Space Jam

From Wikipedia, the free encyclopedia
Jump to: navigation, search
This article is about the motion picture. For other uses, see Space Jam (disambiguation).
Space Jam
Space jam.jpg
Theatrical release poster
Directed by Joe Pytka
Produced by
Written by
Music by James Newton Howard
Cinematography Michael Chapman
Edited by Sheldon Kahn
Distributed by Warner Bros. Family Entertainment
Release dates
  • November 15, 1996 (1996-11-15)
Running time
88 minutes
Country United States
Language English
Budget $80 million
Box office $230.4 million[1]

Space Jam is a 1996 American live-action-animated sports comedy film starring basketball player Michael Jordan and featuring the Looney Tunes cartoon characters. The film was produced by Ivan Reitman, and directed by Joe Pytka, with Tony Cervone and Bruce W. Smith directing the animation. Nigel Miguel was a basketball technical advisor.[2]

Released theatrically by Warner Bros. under the Family Entertainment label on November 15, 1996, the film tells a fictional alternate history of what happened between Jordan's initial retirement from the NBA in 1993 and his comeback in 1995, in which he becomes embroiled in events involving Bugs Bunny and his friends. Space Jam opened at No. 1 in the US and grossed over $230 million worldwide, becoming the highest-grossing basketball film of all-time.


In 1993, professional basketball player Michael Jordan announces his retirement from the sport to follow his late father's career as a baseball player. However, it becomes evident that he is not as skilled in baseball as he was in basketball. Jordan is assigned a publicist, the bumbling Stan Podolak, to make his new career less bumpy. Elsewhere, in outer space, an intergalactic amusement park called Moron Mountain faces dwindling popularity, so its owner, Mr. Swackhammer, sends his diminutive minions, the Nerdlucks, to capture the Looney Tunes as new entertainment. The Looney Tunes live in an animated world hidden in the center of the Earth, but are unable to listen to the Nerdlucks' threats and challenge them to a game of basketball.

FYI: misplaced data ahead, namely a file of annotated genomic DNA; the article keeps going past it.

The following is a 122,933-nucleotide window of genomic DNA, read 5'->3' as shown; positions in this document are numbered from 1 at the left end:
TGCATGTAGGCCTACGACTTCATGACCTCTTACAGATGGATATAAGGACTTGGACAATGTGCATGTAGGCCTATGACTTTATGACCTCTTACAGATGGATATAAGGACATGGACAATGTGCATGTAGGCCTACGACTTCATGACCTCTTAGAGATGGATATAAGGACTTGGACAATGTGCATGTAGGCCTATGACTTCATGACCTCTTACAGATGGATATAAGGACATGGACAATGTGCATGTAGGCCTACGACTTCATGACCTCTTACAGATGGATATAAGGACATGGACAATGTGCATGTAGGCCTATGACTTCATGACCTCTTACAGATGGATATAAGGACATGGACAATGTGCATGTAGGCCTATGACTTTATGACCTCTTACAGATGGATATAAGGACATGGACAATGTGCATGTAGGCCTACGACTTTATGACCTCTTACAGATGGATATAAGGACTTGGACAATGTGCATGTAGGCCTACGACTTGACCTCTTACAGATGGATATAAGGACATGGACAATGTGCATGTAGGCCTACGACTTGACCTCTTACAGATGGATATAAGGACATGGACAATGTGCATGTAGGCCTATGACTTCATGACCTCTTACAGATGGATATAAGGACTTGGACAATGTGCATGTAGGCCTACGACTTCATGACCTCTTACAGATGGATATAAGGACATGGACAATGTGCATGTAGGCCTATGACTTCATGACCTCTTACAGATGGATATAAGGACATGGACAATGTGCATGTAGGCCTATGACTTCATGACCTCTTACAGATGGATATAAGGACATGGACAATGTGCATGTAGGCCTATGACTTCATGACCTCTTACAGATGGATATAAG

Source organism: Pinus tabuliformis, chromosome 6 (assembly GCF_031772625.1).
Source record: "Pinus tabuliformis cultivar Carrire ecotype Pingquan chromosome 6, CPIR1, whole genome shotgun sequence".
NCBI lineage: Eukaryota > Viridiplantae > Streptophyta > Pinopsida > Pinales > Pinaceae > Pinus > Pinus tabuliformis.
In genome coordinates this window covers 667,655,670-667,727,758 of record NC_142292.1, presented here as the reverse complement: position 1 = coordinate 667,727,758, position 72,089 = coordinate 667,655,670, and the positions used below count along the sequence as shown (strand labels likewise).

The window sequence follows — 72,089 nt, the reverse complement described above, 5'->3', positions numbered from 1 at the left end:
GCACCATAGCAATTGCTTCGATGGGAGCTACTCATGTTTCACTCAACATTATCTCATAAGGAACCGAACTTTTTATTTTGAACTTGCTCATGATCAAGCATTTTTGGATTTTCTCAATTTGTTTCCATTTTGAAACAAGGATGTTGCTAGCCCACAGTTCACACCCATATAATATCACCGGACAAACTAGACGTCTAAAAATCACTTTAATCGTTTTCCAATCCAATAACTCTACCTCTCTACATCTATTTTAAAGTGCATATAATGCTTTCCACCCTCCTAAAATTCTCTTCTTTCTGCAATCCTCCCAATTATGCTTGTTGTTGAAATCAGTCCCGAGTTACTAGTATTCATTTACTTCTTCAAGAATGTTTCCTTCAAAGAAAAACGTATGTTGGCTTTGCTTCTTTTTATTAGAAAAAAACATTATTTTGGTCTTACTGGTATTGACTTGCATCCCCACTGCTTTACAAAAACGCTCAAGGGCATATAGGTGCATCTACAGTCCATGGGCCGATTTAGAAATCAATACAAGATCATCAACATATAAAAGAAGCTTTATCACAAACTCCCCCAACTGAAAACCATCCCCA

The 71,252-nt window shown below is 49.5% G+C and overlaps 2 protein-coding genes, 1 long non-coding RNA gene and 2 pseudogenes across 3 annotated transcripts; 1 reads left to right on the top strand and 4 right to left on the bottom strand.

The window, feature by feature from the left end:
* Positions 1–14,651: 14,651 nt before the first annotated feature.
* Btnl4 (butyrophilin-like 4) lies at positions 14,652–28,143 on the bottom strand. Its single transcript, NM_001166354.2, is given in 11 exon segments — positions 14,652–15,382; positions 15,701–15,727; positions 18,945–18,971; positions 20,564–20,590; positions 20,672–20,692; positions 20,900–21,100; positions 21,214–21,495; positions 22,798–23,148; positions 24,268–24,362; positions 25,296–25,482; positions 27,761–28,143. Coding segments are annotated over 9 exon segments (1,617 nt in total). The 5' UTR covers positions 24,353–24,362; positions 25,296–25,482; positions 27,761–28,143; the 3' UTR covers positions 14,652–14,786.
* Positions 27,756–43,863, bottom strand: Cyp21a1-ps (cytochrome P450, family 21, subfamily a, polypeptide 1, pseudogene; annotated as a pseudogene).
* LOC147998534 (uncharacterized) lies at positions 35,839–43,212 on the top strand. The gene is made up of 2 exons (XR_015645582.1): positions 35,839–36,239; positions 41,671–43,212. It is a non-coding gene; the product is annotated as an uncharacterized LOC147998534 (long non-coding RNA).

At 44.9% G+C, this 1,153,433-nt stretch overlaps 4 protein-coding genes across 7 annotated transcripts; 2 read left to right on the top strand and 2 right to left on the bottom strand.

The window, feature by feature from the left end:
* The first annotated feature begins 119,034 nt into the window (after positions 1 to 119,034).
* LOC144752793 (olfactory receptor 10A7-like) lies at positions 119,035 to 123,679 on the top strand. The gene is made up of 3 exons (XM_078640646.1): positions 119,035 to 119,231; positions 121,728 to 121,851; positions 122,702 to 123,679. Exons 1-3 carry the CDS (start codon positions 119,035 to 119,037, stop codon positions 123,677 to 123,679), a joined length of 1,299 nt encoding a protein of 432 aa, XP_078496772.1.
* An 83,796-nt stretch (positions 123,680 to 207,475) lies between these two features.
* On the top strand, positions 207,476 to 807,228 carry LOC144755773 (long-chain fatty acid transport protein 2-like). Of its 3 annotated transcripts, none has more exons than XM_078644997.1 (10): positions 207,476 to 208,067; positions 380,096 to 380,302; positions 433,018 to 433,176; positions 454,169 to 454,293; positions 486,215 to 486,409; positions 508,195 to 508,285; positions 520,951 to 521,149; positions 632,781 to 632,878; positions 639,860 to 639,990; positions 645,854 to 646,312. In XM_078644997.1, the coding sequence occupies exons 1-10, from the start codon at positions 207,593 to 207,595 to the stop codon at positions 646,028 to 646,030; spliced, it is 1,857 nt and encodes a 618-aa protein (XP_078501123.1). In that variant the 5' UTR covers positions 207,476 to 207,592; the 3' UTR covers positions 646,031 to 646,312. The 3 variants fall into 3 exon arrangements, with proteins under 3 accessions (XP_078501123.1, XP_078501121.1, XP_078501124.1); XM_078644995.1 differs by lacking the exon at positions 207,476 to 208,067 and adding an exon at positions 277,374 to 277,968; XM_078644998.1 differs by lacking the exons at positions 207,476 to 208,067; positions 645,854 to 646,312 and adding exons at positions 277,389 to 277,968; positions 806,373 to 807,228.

The Nerdlucks steal the talents of professional basketball players Charles Barkley, Shawn Bradley, Patrick Ewing, Larry Johnson and Muggsy Bogues, leaving them incapable of playing. The Nerdlucks absorb the talent, transforming into the gigantic "Monstars" who easily intimidate the Looney Tunes. While playing golf with Bill Murray, Larry Bird and Stan, Jordan is sucked down a hole and is recruited by Bugs Bunny to help the Tunes win against the Monstars. Jordan at first refuses, saying he does not play basketball anymore, but changes his decision after he is insulted and humiliated by the Monstars when they squash him into the shape of a basketball and bounce him around like one. He then sends Bugs and Daffy Duck to his house to retrieve his basketball gear.

Meanwhile, Stan has been digging out the golf hole to find Jordan, but spots Bugs and Daffy leaping down another one and pursues them, reuniting with Jordan in the Tunes' world and joins the Tune Squad. Another new recruit is Lola Bunny, a skilled basketball player who Bugs falls in love with. The day of the match arrives, but the first half is dominated by the Monstars, leaving the Looney Tunes unconfident. Stan overhears a conversation between the Monstars and Swackhammer, learning of how they gained their talent and informs Jordan and the Tune Squad. Bugs and Jordan convince the rest of the Tune Squad to fight back and the first quarter of the second half allows the Tunes to catch up using old school gags and Acme weaponry. During a timeout, Swackhammer decides he wants Jordan as a new attraction instead of the Looney Tunes and makes an agreement with him that he will become an attraction if he loses the match, sparing the Looney Tunes.

To ensure his victory, Swackhammer has the Monstars play dirty and injure all of the Tune Squad until only Jordan, Bugs, Daffy, Lola and Stan are left. Stan becomes the fifth player and manages to score, but is literally flattened by the Monstars and is removed from the court to be inflated. The referee, Marvin the Martian, informs Jordan that unless the team gets a fifth player, they'll forfeit the game, at which point Murray appears and volunteers to be the team's fifth member. In the final seconds of the game, Jordan gains the ball and manages to use cartoon physics to extend his arm and score the winning points. Murray retires from the sport and the Monstars blast Swackhammer to the Moon in a rocket when Jordan makes them realize that they do not have to take his abuse anymore. Jordan convinces them to give up the stolen talent. Jordan and a recovered Stan return to the surface, the Nerdlucks dropping them off at Jordan's next baseball game. Later on, the two visit the incapacitated basketball players and return their talent. The players invite Jordan to a three-on-three match, but when he declines, they question his loss of talent. In a move mirroring his actual comeback in 1995, Jordan returns to the Chicago Bulls to reprise his basketball career.



The soundtrack sold enough albums to be certified as 6x Platinum.[4] It also served as a high point for musical artist R. Kelly, whose song "I Believe I Can Fly" not only was a hit, but earned him two Grammy Awards.[5] Other tracks included a cover of Steve Miller Band's "Fly Like an Eagle" (by Seal), "Hit 'Em High (The Monstars' Anthem)" (by B-Real, Busta Rhymes, Coolio, LL Cool J, and Method Man), "Basketball Jones" (by Barry White & Chris Rock), "I Turn to You" (by All-4-One) and "For You I Will" (by Monica). The movie's title song was performed by the Quad City DJ's.